He’s one of the most famous names in fashion and yet he’s not a designer or couturier. He’s André Leon Talley, former “Vogue” editor and contributor and fixture in the front row of every important fashion show worldwide.
The intellectually and physically imposing Talley—he’s an endlessly quotable six-and-a-half-foot man—is the subject of “The Gospel According To Andre,” a new documentary from Kate Novack that goes beneath the trademarked capes and bling to reveal the man, not the public figure.
Born and raised in the segregated Jim Crow South Talley grew up far from the runways of Paris. His introduction to fashion came in the form of the elaborate hats his grandmother’s friends wore to church. As a young, self-conscious man he spent hours at the library reading “Vogue” before attending Brown University and ultimately moving to New York City to chase his dream of working in the fashion industry. Jobs working for style maven Diana Vreeland and at Andy Warhol’s “Interview” magazine placed him at the centre of hip NYC Studio 54 culture. By 1983 he was working at “Vogue,” the job that cemented his legacy as a fashion icon. Helping to tell the tale are Anna Wintour, Marc Jacobs, Tom Ford, Bethann Hardison, Valentino, and Manolo Blahnik.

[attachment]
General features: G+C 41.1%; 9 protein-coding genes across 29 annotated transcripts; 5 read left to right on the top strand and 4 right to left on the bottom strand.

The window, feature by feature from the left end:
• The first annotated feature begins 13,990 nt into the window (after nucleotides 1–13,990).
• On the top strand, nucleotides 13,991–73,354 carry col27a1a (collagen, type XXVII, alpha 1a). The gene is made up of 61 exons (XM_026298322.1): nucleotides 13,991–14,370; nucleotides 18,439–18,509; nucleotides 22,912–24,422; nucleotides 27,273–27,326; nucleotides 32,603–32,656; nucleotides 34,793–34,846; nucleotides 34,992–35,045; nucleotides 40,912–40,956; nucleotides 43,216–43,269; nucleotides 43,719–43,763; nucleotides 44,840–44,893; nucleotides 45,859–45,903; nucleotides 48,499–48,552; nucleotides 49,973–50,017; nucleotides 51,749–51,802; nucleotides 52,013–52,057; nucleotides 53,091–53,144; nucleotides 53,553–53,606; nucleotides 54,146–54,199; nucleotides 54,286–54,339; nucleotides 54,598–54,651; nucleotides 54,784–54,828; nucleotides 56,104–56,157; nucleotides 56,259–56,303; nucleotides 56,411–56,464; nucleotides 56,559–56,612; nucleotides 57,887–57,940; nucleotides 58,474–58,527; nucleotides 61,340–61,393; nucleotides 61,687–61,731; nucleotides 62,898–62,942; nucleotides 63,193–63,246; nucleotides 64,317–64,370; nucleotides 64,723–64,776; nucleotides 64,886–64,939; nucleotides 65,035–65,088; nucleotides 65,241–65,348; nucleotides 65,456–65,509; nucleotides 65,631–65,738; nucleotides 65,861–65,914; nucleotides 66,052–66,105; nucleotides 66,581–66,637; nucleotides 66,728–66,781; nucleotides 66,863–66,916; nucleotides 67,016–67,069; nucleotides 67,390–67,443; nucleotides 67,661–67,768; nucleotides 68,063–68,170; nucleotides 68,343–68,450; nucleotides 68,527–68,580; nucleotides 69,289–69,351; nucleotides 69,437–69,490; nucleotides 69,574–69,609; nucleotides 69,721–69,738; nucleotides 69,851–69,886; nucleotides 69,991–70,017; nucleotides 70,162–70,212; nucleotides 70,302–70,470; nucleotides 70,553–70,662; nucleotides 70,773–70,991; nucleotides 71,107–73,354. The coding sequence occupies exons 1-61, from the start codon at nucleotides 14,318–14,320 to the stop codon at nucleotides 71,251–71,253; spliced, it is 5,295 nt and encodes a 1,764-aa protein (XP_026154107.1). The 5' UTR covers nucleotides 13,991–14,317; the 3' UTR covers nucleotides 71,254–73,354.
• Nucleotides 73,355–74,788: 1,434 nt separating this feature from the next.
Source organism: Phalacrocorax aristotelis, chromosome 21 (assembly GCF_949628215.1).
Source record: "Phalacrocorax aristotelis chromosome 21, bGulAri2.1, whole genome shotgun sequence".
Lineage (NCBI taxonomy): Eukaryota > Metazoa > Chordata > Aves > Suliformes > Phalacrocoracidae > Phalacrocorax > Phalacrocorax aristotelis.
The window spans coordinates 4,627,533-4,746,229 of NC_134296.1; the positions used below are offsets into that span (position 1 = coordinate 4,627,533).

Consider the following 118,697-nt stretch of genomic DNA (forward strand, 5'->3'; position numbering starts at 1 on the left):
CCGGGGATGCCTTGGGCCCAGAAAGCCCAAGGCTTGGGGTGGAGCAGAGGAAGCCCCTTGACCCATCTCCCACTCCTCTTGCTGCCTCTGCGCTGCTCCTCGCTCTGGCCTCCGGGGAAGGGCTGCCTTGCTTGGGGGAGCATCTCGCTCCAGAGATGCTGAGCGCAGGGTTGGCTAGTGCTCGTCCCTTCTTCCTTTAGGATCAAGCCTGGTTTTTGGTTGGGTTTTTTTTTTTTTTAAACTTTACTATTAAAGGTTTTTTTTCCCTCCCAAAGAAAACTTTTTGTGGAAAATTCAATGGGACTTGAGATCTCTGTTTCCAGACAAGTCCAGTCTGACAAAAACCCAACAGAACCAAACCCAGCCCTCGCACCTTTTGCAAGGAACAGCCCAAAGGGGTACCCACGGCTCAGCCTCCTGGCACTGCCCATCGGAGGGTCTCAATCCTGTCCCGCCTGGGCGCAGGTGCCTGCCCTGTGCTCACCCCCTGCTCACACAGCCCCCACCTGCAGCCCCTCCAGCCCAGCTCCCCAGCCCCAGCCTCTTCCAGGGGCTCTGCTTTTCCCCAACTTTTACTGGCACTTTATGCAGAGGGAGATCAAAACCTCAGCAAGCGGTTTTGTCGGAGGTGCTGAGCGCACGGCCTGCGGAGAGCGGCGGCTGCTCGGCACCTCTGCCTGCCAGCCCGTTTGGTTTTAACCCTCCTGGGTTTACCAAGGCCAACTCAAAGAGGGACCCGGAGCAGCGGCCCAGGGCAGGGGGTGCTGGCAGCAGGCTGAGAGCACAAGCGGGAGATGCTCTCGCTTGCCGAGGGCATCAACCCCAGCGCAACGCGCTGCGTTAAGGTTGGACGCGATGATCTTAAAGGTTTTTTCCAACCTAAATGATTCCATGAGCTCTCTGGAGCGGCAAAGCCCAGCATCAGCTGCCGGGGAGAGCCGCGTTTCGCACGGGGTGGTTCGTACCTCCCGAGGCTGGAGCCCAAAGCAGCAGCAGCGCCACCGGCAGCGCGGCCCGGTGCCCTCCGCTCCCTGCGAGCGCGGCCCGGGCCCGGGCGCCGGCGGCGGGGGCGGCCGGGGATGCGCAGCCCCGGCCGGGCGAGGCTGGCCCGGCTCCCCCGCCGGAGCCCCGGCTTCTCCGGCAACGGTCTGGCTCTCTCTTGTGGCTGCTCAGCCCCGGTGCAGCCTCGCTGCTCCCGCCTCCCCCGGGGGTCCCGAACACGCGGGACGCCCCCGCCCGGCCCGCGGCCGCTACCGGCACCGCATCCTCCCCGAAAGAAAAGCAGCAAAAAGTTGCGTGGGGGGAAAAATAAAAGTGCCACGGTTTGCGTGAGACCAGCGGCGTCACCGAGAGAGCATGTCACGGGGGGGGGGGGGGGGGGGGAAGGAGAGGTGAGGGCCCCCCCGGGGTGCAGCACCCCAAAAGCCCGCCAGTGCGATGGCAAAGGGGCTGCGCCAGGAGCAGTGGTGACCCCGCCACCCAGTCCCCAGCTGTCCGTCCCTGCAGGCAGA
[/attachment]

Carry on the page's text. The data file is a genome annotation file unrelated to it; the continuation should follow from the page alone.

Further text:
Although “Gospel” veers into hagiography—will.i.am. even goes so far as to call Talley “the Nelson Mandela of couture.”—it also provides an intimate look at the painful racism and body shaming the heavy set gay man was subjected to. In one tearful moment he describes being called “Queen Kong” by colleagues. It is in these moments the film is elevated from a timeline of an interesting man’s life to a portrait of a pioneer who blazed a trail for him and those who followed. Talley’s influence on fashion culture as an editor and commentator is inestimable and “Gospel,” while not terribly stylishly made, is a fitting tribute to a man who says, “I don’t live for fashion, I live for beauty and style.”